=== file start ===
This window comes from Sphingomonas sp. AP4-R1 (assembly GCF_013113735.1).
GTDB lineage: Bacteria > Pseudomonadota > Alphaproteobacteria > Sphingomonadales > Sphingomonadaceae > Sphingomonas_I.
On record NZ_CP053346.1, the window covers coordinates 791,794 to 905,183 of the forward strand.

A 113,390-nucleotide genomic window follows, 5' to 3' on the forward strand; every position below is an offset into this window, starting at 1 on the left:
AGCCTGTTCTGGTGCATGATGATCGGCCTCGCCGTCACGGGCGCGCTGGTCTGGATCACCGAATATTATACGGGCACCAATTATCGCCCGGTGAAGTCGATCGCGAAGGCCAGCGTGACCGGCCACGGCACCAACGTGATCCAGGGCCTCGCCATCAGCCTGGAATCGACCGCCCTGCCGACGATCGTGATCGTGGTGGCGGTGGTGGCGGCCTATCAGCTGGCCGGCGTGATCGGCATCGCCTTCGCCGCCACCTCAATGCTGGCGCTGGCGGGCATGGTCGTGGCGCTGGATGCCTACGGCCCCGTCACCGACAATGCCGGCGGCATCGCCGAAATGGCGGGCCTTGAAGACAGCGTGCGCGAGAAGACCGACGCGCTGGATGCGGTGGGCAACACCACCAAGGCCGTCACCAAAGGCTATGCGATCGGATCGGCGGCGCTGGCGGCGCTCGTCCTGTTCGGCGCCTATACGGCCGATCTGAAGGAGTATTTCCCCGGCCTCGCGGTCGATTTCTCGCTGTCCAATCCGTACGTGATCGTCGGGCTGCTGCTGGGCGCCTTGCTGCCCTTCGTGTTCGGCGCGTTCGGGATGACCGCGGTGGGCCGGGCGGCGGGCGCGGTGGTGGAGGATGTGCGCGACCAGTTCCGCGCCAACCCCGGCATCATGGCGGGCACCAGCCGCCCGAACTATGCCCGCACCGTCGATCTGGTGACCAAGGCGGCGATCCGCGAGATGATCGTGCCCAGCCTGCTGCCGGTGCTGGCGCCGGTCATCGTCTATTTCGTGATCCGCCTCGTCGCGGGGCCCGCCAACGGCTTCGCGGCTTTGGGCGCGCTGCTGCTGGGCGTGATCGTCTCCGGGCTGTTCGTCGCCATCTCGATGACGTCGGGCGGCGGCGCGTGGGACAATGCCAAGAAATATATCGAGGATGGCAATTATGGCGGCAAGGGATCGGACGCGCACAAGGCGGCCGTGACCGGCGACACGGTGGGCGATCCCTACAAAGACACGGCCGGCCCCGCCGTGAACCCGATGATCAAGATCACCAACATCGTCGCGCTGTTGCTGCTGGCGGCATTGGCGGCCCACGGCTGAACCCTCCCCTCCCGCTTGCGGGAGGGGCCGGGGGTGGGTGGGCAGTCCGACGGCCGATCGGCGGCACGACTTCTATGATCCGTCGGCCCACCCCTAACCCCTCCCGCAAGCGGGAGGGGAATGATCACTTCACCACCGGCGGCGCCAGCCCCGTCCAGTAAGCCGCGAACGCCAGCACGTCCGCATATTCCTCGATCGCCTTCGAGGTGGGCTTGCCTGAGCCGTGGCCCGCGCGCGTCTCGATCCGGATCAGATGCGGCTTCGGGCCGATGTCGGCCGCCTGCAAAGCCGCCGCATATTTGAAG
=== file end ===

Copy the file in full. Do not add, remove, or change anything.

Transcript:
This window comes from Sphingomonas sp. AP4-R1 (assembly GCF_013113735.1).
GTDB lineage: Bacteria > Pseudomonadota > Alphaproteobacteria > Sphingomonadales > Sphingomonadaceae > Sphingomonas_I.
On record NZ_CP053346.1, the window covers coordinates 791,794 to 905,183 of the forward strand.

A 113,390-nucleotide genomic window follows, 5' to 3' on the forward strand; every position below is an offset into this window, starting at 1 on the left:
AGCCTGTTCTGGTGCATGATGATCGGCCTCGCCGTCACGGGCGCGCTGGTCTGGATCACCGAATATTATACGGGCACCAATTATCGCCCGGTGAAGTCGATCGCGAAGGCCAGCGTGACCGGCCACGGCACCAACGTGATCCAGGGCCTCGCCATCAGCCTGGAATCGACCGCCCTGCCGACGATCGTGATCGTGGTGGCGGTGGTGGCGGCCTATCAGCTGGCCGGCGTGATCGGCATCGCCTTCGCCGCCACCTCAATGCTGGCGCTGGCGGGCATGGTCGTGGCGCTGGATGCCTACGGCCCCGTCACCGACAATGCCGGCGGCATCGCCGAAATGGCGGGCCTTGAAGACAGCGTGCGCGAGAAGACCGACGCGCTGGATGCGGTGGGCAACACCACCAAGGCCGTCACCAAAGGCTATGCGATCGGATCGGCGGCGCTGGCGGCGCTCGTCCTGTTCGGCGCCTATACGGCCGATCTGAAGGAGTATTTCCCCGGCCTCGCGGTCGATTTCTCGCTGTCCAATCCGTACGTGATCGTCGGGCTGCTGCTGGGCGCCTTGCTGCCCTTCGTGTTCGGCGCGTTCGGGATGACCGCGGTGGGCCGGGCGGCGGGCGCGGTGGTGGAGGATGTGCGCGACCAGTTCCGCGCCAACCCCGGCATCATGGCGGGCACCAGCCGCCCGAACTATGCCCGCACCGTCGATCTGGTGACCAAGGCGGCGATCCGCGAGATGATCGTGCCCAGCCTGCTGCCGGTGCTGGCGCCGGTCATCGTCTATTTCGTGATCCGCCTCGTCGCGGGGCCCGCCAACGGCTTCGCGGCTTTGGGCGCGCTGCTGCTGGGCGTGATCGTCTCCGGGCTGTTCGTCGCCATCTCGATGACGTCGGGCGGCGGCGCGTGGGACAATGCCAAGAAATATATCGAGGATGGCAATTATGGCGGCAAGGGATCGGACGCGCACAAGGCGGCCGTGACCGGCGACACGGTGGGCGATCCCTACAAAGACACGGCCGGCCCCGCCGTGAACCCGATGATCAAGATCACCAACATCGTCGCGCTGTTGCTGCTGGCGGCATTGGCGGCCCACGGCTGAACCCTCCCCTCCCGCTTGCGGGAGGGGCCGGGGGTGGGTGGGCAGTCCGACGGCCGATCGGCGGCACGACTTCTATGATCCGTCGGCCCACCCCTAACCCCTCCCGCAAGCGGGAGGGGAATGATCACTTCACCACCGGCGGCGCCAGCCCCGTCCAGTAAGCCGCGAACGCCAGCACGTCCGCATATTCCTCGATCGCCTTCGAGGTGGGCTTGCCTGAGCCGTGGCCCGCGCGCGTCTCGATCCGGATCAGATGCGGCTTCGGGCCGATGTCGGCCGCCTGCAAAGCCGCCGCATATTTGAAG